A Tale of Paper is a brand new PlayStation exclusive hailing from Spain. It was the winner of the V PlayStation Talents Awards a while ago and a title we had been looking forward to. How did it turn out?
In the trailers and screenshots we had seen, A Tale of Paper felt like part LittleBigPlanet’s Sackboy and part Unravel, with its origami-based gameplay that tells an emotional story without using any on-screen text. Its combination of visual storytelling and puzzle platforming also evokes memories of games like Limbo, but ultimately it doesn’t rise to the heights of those games even though it’s a worthwhile experience.
At the start of the game, a piece of paper is brought to life using a magical ball of light, after which you take control of it. As you run and jump, you must steer cleer of the dangers that various enemies present – enemies that included dreaded vacuum cleaners that will tear you apart. Over time, you will learn to transform yourself (using the power of origami) into different shapes, which also brings different abilities with it.
Morphing (or rather, folding) into a frog means you have to rely on jumping rather than running, but your jumps are more powerful and let you reach places you otherwise wouldn’t be able to. It’s a great idea on paper (pun intended), but the platforming itself doesn’t feel as tight as you’d like. Unravel wasn’t great in that regard either, but that game relies much more on its puzzles whereas A Tale of Paper has a lot of sections that are straight up platforming – where imprecise controls and sometimes awkward camera angles lead to frustration.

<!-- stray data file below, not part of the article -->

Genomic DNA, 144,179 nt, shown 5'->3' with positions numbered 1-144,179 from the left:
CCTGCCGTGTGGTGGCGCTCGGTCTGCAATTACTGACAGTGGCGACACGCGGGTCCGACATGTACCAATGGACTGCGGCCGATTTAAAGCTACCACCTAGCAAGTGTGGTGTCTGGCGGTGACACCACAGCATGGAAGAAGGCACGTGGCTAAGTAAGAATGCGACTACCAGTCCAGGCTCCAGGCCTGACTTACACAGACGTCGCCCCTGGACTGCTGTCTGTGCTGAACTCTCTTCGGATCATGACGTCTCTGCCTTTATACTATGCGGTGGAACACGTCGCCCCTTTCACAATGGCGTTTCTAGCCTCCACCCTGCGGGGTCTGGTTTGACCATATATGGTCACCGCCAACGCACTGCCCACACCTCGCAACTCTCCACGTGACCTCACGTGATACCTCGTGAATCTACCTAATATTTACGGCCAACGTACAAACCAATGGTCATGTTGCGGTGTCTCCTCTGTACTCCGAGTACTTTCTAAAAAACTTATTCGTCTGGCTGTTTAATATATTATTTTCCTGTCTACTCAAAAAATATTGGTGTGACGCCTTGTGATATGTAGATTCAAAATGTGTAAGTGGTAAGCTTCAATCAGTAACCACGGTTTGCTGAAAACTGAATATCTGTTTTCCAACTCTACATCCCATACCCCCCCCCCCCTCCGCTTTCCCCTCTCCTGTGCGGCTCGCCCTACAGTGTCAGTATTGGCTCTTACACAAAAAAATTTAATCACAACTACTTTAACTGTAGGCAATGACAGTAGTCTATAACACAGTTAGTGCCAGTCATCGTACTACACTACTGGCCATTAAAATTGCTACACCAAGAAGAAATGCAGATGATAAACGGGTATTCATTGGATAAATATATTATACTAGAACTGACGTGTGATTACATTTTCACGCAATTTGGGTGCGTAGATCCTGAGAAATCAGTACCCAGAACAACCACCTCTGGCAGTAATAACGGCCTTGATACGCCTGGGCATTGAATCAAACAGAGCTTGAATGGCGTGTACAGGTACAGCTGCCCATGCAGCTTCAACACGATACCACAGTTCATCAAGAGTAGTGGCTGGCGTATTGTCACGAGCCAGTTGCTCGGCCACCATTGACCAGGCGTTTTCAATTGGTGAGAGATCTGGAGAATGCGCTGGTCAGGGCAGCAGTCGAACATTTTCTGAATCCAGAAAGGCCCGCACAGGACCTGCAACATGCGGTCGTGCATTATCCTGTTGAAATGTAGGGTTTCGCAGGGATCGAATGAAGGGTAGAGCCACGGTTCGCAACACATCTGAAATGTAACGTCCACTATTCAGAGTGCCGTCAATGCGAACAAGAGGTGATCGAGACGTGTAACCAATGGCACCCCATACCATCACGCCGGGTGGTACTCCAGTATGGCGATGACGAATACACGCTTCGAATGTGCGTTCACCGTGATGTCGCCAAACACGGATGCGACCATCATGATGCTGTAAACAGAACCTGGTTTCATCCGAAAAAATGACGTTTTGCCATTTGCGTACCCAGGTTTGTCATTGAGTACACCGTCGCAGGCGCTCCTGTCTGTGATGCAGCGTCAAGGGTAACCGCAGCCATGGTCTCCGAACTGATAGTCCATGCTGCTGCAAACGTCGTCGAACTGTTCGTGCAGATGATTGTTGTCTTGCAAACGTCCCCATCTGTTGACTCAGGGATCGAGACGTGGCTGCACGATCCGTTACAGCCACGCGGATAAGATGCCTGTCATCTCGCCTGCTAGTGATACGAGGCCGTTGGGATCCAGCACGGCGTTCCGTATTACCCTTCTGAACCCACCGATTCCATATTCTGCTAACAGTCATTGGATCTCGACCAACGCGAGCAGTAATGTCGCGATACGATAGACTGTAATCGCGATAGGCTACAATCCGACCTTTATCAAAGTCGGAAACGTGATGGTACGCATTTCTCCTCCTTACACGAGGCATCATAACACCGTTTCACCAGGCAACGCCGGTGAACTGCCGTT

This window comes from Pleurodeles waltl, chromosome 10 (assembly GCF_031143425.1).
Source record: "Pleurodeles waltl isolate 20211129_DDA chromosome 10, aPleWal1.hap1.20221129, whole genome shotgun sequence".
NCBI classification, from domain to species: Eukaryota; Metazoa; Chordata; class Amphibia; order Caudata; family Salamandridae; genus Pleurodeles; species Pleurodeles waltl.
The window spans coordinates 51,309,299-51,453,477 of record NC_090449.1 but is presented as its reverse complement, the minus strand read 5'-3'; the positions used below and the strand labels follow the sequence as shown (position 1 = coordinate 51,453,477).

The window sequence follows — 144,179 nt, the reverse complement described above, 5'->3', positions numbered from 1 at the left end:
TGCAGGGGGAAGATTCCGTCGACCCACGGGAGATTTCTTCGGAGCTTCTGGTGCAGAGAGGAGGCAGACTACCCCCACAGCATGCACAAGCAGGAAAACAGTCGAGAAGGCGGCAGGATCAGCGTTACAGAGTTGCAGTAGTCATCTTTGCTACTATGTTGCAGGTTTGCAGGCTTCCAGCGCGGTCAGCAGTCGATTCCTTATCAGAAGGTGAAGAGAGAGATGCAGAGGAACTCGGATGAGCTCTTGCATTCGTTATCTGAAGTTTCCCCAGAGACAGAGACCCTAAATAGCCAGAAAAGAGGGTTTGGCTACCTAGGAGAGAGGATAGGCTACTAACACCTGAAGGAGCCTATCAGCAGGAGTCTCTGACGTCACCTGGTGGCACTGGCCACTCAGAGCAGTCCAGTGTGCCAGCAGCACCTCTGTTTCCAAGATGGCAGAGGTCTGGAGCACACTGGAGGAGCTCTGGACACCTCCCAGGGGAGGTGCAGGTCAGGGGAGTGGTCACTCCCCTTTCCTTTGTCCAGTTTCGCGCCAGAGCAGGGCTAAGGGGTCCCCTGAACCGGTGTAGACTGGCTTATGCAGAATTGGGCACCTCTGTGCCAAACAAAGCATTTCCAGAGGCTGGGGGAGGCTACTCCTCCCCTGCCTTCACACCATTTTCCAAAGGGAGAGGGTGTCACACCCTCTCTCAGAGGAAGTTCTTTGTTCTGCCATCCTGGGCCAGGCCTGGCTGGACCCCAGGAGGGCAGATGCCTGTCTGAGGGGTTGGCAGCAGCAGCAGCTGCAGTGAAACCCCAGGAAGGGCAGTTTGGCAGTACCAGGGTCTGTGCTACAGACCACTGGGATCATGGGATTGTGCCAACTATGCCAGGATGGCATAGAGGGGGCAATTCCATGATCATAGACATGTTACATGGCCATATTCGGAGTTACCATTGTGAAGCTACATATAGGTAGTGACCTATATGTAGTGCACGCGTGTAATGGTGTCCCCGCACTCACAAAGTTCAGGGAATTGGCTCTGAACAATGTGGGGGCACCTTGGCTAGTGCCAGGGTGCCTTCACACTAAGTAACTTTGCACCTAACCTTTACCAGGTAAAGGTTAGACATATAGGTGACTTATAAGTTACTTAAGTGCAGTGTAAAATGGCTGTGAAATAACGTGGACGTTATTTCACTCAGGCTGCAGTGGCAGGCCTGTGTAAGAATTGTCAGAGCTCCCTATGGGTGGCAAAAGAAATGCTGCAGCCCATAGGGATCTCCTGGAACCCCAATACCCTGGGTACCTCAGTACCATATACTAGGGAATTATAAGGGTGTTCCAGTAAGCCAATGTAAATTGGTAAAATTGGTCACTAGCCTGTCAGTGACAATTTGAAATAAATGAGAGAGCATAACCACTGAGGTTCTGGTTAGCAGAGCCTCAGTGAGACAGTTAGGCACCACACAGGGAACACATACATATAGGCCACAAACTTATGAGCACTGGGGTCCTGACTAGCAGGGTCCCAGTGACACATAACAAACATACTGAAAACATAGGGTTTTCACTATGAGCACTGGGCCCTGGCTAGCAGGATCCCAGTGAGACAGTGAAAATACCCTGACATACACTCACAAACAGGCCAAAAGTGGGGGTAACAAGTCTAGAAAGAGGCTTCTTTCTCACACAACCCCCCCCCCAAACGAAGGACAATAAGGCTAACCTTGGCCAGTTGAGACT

The puzzles, by comparison, are very casual in nature, and as a result you’ll likely wrap up the narrative in under two hours of gameplay time. During that time, I enjoyed the sweet narrative and art direction throughout all the different environments the game takes you through – which reminded me of games like Little Nightmares in places as well, without the weirdness but with a similar feel for light and dark.
The gameplay itself, besides the novel use of origami to shift between states, felt most generic though, and (combined with the short campaign length) makes A Tale of Paper seem like a potentially great concept that’s ultimately wrapped in too shallow a game. Those who enjoyed some of the games I mentioned here will most likely enjoy this take on the genre by Open House Games, but the experience isn’t as memorable as any of those games that came before.